In Art Spotlight, we invite Sketchfab artists to talk about one of their designs.
Hey folks, my name is Justin and I’d like to show you my process for creating the “JP Mech”. I recently revisited the project with the Physically Based Rendering workflow. 3dsMax, Photoshop and Substance Designer were used to create it.
So, on with the show!
This project started out as an academic project while I was studying at the Guildhall at Southern Methodist University, and after graduation I decided it needed some more attention.
Concept by Jake Parker
I began by making the close-to-final low poly mesh, which I kept intact while creating the high poly mesh inside of an Edit Poly modifier. After that, I optimized the mesh to its final state.
I baked out an Ambient Occlusion, Normal, and Diffuse map out of 3dsMax. The Diffuse map was simply a color ID key so I can separate materials easily inside Substance Designer. The AO and Normal serve some new and interesting functions inside of SD, too.
Within Substance Designer I used the baked maps from 3dsMax and SD’s procedural texturing nodes to create the different materials. I paid attention to each material separately, to make sure both the material was realistic, yet also looked good. Labels and decals were added with separate maps within the materials.
Here’s what the top layer of the Substance looks like, all of the other materials have similar graphs inside them, albeit a bit more complicated. The materials are properly applied to the mesh using the color ID key mentioned earlier.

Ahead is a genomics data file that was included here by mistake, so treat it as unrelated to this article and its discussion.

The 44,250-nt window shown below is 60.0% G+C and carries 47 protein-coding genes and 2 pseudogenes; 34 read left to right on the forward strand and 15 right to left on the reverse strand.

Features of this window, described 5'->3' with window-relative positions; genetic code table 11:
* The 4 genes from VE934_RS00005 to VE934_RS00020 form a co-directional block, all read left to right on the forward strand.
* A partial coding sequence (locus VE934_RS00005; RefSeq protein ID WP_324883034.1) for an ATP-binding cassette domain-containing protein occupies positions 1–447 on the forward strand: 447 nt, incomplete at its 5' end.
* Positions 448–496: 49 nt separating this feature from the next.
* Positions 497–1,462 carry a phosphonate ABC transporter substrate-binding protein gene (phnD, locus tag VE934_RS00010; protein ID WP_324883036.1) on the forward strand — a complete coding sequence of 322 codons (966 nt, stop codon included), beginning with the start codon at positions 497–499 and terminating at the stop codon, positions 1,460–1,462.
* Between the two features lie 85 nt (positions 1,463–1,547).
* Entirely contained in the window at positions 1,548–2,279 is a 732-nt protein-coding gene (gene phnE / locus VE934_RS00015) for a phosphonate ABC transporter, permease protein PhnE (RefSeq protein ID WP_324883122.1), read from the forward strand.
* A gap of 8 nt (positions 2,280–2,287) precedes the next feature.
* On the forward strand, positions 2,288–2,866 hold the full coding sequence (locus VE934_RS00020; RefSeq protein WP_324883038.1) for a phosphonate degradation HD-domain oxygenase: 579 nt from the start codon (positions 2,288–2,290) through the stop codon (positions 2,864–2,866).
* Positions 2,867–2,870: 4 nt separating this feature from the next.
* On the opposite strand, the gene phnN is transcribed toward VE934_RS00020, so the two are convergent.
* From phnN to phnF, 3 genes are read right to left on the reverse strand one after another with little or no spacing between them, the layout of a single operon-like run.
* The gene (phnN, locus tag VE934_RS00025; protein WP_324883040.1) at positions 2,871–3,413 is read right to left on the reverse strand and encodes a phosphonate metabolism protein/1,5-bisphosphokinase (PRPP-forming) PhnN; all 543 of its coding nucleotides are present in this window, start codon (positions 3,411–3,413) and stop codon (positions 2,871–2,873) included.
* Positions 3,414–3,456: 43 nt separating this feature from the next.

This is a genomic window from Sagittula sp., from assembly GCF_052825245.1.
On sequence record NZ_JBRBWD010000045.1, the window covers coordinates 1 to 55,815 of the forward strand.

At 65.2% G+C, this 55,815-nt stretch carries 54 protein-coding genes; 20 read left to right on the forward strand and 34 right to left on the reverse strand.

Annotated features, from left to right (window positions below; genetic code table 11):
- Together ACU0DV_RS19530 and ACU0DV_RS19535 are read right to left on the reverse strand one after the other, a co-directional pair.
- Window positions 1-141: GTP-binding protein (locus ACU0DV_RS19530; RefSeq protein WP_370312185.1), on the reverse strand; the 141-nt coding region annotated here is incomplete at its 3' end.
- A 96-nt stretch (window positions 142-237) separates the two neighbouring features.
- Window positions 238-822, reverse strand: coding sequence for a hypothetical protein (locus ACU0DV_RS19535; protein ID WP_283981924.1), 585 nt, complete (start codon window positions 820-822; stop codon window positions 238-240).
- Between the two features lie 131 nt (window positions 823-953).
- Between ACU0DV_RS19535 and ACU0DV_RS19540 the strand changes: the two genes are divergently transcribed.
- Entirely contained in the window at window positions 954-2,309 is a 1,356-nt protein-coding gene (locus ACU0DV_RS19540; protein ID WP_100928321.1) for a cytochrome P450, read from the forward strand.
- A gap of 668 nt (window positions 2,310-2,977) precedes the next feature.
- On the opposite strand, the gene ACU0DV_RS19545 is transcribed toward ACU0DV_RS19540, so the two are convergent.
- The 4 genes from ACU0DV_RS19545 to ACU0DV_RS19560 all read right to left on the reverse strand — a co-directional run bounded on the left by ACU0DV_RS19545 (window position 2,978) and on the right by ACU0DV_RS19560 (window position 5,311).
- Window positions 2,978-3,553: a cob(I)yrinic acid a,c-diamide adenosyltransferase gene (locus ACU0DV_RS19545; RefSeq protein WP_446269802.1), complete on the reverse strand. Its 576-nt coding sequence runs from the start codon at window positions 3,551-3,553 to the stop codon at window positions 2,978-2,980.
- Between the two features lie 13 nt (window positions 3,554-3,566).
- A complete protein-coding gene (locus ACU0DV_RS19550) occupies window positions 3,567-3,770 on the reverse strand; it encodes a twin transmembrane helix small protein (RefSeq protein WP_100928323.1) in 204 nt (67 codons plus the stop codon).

After all that, here are the baked maps. SD is very smart and versatile when it comes to combining maps. It’s definitely an integral part of my workflow.
I did a quick pose to match the concept using some linking of pieces inside 3dsMax. A ground plane of some sort was necessary too. I then exported the meshes, grabbed the appropriate textures and uploaded to Sketchfab. I also brought the mesh into Unreal Engine 4 for beauty shots.
Sketchfab’s interface makes it easy to set up a scene with PBR materials, and with cast shadows and custom lighting, it made the model pop even more. I love being able to display a project like this.
I need to thank one of my SMU Guildhall professors, Boris Fisher, for suggesting I take on this project and for his feedback that I finally implemented to get this to where it is. Also, one of my fellow 3D artists, Ricardo Orellana, convinced me to rig it and match the concept pose, which really made it shine. And one last note, it turns out that this concept is from an independent film called Redcoat, directed by Kohl Glass.
Thanks for reading!